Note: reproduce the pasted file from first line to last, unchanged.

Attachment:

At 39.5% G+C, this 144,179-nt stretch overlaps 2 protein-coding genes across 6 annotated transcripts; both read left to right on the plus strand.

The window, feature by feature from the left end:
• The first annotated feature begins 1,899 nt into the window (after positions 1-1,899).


At 39.5% G+C, this 144,179-nt stretch overlaps 2 protein-coding genes across 6 annotated transcripts; both read left to right on the plus strand.

The window, feature by feature from the left end:
• The first annotated feature begins 1,899 nt into the window (after positions 1-1,899).